In a television interview, author David Finkel pointed out that the events of “Thank You For Your Service” aren’t history, but this is something that is going on now. Of course, he’s exactly right, and this is why this film is so important and why it should be widely seen.

When Adam Schumann (Miles Teller) and his fellow soldiers Solo (Beulah Koale) and Will (Joe Cole) return home from a tour in Iraq, they aren’t the same kids that went off to war. Their battle scars aren’t visible, but those scars run very deep. Haunted by images of the fallen, these young men need support. But back then in 2007, the military wasn’t prepared to address their injuries. And today, one wonders if anything has changed.

Particular scenes stand out in this extremely engaging and well-made movie about current events gripping our nation. The most impactful of these scenes don’t take place on the field of battle, rather, it’s back home where we see just how out of touch our leadership can be.

In one sequence, Adam and Solo wait for a ridiculous period of time in one line after another just to get a form and just to turn it in. And during this progression, an officer notices Adam in line and shames him. “You were my hammer,” the officer says, while telling him that he has to be strong to set an example. Later, there is a scene in which Solo meets with another officer, who is more interested in buying steak on the Internet than helping Solo with his needs.

Rarely, does a film capture a moment in time as well as Jason Hall’s “Thank You For Your Service.” Hall, who wrote the screenplay for “American Sniper,” makes his feature film debut as a director here. He clearly has a handle on the material, especially, the tone. This isn’t a preachy movie, but allows us to see what our soldiers are going through.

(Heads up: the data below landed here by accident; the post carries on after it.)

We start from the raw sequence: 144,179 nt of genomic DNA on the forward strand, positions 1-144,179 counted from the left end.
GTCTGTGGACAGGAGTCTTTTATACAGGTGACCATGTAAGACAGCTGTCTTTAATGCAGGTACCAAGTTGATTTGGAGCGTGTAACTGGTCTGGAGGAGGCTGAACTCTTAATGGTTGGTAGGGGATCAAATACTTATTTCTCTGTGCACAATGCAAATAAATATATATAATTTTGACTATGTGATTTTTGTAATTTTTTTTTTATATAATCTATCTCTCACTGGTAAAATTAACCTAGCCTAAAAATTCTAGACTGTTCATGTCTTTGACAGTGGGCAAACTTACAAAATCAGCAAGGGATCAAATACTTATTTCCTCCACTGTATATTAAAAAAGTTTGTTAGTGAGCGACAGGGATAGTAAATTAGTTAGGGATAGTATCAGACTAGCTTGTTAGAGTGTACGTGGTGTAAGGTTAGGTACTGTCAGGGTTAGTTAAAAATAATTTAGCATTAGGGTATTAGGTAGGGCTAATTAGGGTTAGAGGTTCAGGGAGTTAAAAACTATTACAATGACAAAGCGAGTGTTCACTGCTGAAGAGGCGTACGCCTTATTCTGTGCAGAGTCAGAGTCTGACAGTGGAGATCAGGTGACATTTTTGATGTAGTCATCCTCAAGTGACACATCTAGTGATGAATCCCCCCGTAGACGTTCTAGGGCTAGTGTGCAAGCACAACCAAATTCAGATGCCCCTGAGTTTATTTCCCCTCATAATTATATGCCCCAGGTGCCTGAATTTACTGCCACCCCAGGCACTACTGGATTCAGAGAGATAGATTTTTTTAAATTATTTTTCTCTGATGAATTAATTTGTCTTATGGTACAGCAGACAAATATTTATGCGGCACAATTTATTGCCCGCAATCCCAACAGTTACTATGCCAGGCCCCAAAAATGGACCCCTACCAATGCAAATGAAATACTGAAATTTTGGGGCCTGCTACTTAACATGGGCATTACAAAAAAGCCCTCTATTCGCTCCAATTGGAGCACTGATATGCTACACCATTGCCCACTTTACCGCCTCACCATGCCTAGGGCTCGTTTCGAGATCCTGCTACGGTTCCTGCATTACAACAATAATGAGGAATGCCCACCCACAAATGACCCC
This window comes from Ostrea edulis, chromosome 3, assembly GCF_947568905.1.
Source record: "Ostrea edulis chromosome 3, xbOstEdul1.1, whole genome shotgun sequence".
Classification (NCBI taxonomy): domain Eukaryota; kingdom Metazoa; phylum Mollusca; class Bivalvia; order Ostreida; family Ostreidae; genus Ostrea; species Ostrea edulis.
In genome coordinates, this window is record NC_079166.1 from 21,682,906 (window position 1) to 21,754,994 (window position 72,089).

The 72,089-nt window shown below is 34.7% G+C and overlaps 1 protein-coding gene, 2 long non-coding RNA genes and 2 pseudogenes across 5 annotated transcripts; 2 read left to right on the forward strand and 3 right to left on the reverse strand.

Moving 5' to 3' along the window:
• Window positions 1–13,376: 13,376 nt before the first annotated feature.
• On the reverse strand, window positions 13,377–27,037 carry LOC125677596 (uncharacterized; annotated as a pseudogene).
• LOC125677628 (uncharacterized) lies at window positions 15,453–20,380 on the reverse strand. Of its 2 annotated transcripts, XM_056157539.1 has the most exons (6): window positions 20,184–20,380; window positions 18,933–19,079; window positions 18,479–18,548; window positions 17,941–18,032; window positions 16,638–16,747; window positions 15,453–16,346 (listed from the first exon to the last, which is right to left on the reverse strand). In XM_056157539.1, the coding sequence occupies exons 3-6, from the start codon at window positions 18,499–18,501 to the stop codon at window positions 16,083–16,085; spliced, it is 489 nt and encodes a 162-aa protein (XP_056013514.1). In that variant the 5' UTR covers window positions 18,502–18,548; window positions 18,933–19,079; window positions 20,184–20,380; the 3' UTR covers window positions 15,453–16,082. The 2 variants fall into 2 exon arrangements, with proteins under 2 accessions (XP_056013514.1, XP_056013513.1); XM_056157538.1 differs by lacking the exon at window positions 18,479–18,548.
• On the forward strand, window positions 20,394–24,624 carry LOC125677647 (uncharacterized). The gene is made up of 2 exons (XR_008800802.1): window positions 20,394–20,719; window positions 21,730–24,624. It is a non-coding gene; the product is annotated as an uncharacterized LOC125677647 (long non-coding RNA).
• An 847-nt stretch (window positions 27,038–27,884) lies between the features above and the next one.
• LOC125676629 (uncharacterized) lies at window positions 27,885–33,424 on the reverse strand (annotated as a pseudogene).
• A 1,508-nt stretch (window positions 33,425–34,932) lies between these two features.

Of course, the performances help sell the authenticity. Led by an excellent Teller, who again reminds us how relatable he can be in an everyman role, everyone is uniformly solid. But what works best is the relationship between the soldiers. In one scene, the war torn threesome go out on the town for a rowdy night of drinking. And as these three party and look at one another, you really buy that they have had terrible experiences together.

That chemistry is carried through to Adam’s relationship with his wife Saskia (Haley Bennett). Just watching Adam make pancakes for his family is interesting. There’s something very genuine going on between the actors in this film. And given the horrors of war that Adam has experienced, the viewer immediately cares for him, but is on edge as to what he might do next. This anxiety isn’t the manipulative kind that a viewer experiences while watching an action film or a thriller. Rather, you don’t want Adam to hurt himself or those around him, but you empathize with him in a really significant way.

Still, there are elements I could have done without. A subplot has Solo getting involved with a scary criminal named Dante (Omar J. Dorsey). And while Dorsey makes Dante menacing (this guy is an actor to watch), I thought that the entire storyline smelled of an attempt to insert familiar action elements in an effort to pump up the story. It wasn’t enough to derail the film, but frankly, I wanted more waiting in line, more pancakes, and more time when Solo and Adam just talk about how they are feeling.

Hopefully, the message of “Thank You For Your Service” isn’t lost when it leaves metroplexes. It’s one of the most sincerely made films I’ve seen this year.

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